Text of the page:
Pakistani general to head Islamic Military Alliance

Sunday 09/04/2017
A file picture shows former Pakistan Army chief General Raheel Sharif at a military exercise in Khairpur Tamiwali in Pakistan. (AP)

London - The Islamic Military Alli­ance to Fight Terrorism (IMAFT), led by Saudi Ara­bia, has found a leader.
The announcement that retired general Raheel Sharif, a former Pakistan Army chief, would be the first commander of the 41-country counterterrorism Mus­lim coalition was a surprise to many geopolitical analysts and quickly developed into a point of conten­tion for Iran.
Saudi Arabia announced the for­mation of a military alliance to com­bat regional terrorism in December 2015. Saudi Deputy Crown Prince Mohammed bin Salman bin Ab­dulaziz, who founded IMAFT and is the country’s Defence minister, said at the time that the alliance would have its headquarters in Riyadh “to coordinate and support military operations to fight terrorism and to develop the necessary programmes and mechanisms for supporting these efforts”.
He said the coalition would co­ordinate efforts to fight terrorism in Iraq, Syria, Libya, Egypt and Af­ghanistan.
Saudi Foreign Minister Adel al- Jubeir said members could request assistance from the coalition, which would address the requests on a case-by-case basis.
The Pakistani government ap­proved Sharif’s appointment in late March. However, some in parlia­ment politicised the move. Imran Khan of the Tehreek-e-Insaf party voiced concern that it would upset Iran. Tehran’s envoy to Islamabad expressed his country’s displeasure at the appointment but the objec­tions were not enough to derail the plans.
The Saudis’ motivations for se­lecting the former Pakistani general as commander appear to be plenti­ful and serve a number of purposes. Sharif, 61, has a record in military counterterrorism operations and is known in Pakistan as the only man feared by the Taliban.
Sharif, who has excellent ties in the global military community, including the United States, led a 2014 military campaign against the Taliban. Dubbed Operation Zarb-e- Azb, the campaign was critical to counteracting the growing militant presence in areas such as North Wa­ziristan, South Punjab and Karachi.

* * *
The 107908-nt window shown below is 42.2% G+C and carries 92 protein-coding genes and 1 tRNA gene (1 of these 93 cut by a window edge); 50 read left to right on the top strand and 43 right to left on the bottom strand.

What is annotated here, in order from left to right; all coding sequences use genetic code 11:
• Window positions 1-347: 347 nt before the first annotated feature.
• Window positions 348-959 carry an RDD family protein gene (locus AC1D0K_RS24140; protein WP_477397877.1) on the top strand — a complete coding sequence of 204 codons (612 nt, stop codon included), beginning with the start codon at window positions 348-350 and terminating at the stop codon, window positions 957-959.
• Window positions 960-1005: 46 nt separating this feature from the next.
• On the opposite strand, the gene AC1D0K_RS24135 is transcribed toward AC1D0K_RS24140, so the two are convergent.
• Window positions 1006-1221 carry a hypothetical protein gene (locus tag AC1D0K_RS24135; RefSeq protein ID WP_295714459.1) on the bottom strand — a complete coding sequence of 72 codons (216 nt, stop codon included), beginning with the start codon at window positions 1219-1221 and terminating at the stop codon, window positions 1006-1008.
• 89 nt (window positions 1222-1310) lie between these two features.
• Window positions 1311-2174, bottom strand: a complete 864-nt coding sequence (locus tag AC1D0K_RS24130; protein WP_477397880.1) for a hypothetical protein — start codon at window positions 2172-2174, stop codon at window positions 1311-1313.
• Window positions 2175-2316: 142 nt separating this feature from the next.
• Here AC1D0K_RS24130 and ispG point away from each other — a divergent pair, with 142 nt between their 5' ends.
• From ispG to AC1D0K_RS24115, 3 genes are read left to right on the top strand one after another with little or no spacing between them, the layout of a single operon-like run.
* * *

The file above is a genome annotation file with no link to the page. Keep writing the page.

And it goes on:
The operation, which continues, has been credited for a 40-45% drop in terror-related incidents in Pakistan, government statistics in­dicate.
Sharif’s appointment can be per­ceived as an attempt by Riyadh to solidify military relations with Paki­stan, particularly considering grow­ing economic ties between Islama­bad and Tehran.
Despite financial support from Saudi Arabia and fellow Gulf Coop­eration Council members, Riyadh is under the impression that Paki­stan’s Prime Minister Nawaz Sharif (no relation to the newly appointed commander), who lived in exile in Saudi Arabia from 2000-07, has tilt­ed towards Iran, especially on the economic front.
Islamabad’s motivation for the shift is tied to China’s One Belt, One Road initiative, a development strategy aimed at fostering coopera­tion between China and Eurasian countries. To be successful, the pol­icy requires supports from both Iran and Pakistan, making improved economic relations between the two countries a priority for Beijing.
Besides Saudi Arabia being the biggest buyer of Pakistani-made weapons, the two countries have extensive military ties that date back decades. They have engaged in joint military exercises and Pa­kistani troops have occasionally been deployed to the kingdom, such as during the first Gulf war in 1991 when troops from Islamabad helped secure the kingdom’s holy sites in Mecca and Medina.
As in Egypt, Pakistan’s military plays a major role in the country, in­cluding in the political realm. Since independence in 1947, the Pakistani Army has staged three coups. Many consider the position of army chief to be more important and powerful than that of prime minister.
That made cementing military relations a logical step for Riyadh. Bringing Sharif on as commander of what some have dubbed the Muslim NATO is both a practical and sym­bolic victory for the kingdom.
Sharif is expected to arrive in Saudi Arabia this month. Pakistani officials said he would then begin establishing the alliance’s military structure.
Besides Pakistan, the counterter­rorism coalition includes countries with established armies such as Egypt and Turkey, which is the only NATO member in the alliance. Other Gulf countries in the coalition are the United Arab Emirates, Kuwait, Qatar and Oman.